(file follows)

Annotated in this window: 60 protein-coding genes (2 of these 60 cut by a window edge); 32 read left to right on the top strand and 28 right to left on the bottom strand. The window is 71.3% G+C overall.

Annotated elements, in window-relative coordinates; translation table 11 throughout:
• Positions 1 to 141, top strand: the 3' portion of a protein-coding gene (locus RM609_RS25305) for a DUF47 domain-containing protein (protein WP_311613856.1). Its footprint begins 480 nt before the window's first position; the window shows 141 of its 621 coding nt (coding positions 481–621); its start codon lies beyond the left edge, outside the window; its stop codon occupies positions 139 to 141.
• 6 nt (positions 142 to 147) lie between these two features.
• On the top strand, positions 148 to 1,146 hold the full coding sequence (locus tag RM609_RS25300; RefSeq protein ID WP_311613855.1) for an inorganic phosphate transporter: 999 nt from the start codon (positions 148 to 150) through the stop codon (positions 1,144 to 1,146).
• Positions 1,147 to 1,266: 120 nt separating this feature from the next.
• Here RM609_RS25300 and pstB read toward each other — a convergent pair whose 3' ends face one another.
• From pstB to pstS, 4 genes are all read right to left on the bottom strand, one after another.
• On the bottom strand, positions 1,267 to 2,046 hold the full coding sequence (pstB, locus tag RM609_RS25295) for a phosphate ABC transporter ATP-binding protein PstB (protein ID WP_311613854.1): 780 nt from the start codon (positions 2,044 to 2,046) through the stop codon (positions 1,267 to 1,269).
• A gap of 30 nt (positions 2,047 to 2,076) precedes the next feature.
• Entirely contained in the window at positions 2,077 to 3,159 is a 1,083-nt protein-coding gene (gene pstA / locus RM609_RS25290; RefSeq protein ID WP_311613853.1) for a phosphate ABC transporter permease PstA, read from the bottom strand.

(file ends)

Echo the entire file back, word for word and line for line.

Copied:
Annotated in this window: 60 protein-coding genes (2 of these 60 cut by a window edge); 32 read left to right on the top strand and 28 right to left on the bottom strand. The window is 71.3% G+C overall.

Annotated elements, in window-relative coordinates; translation table 11 throughout:
• Positions 1 to 141, top strand: the 3' portion of a protein-coding gene (locus RM609_RS25305) for a DUF47 domain-containing protein (protein WP_311613856.1). Its footprint begins 480 nt before the window's first position; the window shows 141 of its 621 coding nt (coding positions 481–621); its start codon lies beyond the left edge, outside the window; its stop codon occupies positions 139 to 141.
• 6 nt (positions 142 to 147) lie between these two features.
• On the top strand, positions 148 to 1,146 hold the full coding sequence (locus tag RM609_RS25300; RefSeq protein ID WP_311613855.1) for an inorganic phosphate transporter: 999 nt from the start codon (positions 148 to 150) through the stop codon (positions 1,144 to 1,146).
• Positions 1,147 to 1,266: 120 nt separating this feature from the next.
• Here RM609_RS25300 and pstB read toward each other — a convergent pair whose 3' ends face one another.
• From pstB to pstS, 4 genes are all read right to left on the bottom strand, one after another.
• On the bottom strand, positions 1,267 to 2,046 hold the full coding sequence (pstB, locus tag RM609_RS25295) for a phosphate ABC transporter ATP-binding protein PstB (protein ID WP_311613854.1): 780 nt from the start codon (positions 2,044 to 2,046) through the stop codon (positions 1,267 to 1,269).
• A gap of 30 nt (positions 2,047 to 2,076) precedes the next feature.
• Entirely contained in the window at positions 2,077 to 3,159 is a 1,083-nt protein-coding gene (gene pstA / locus RM609_RS25290; RefSeq protein ID WP_311613853.1) for a phosphate ABC transporter permease PstA, read from the bottom strand.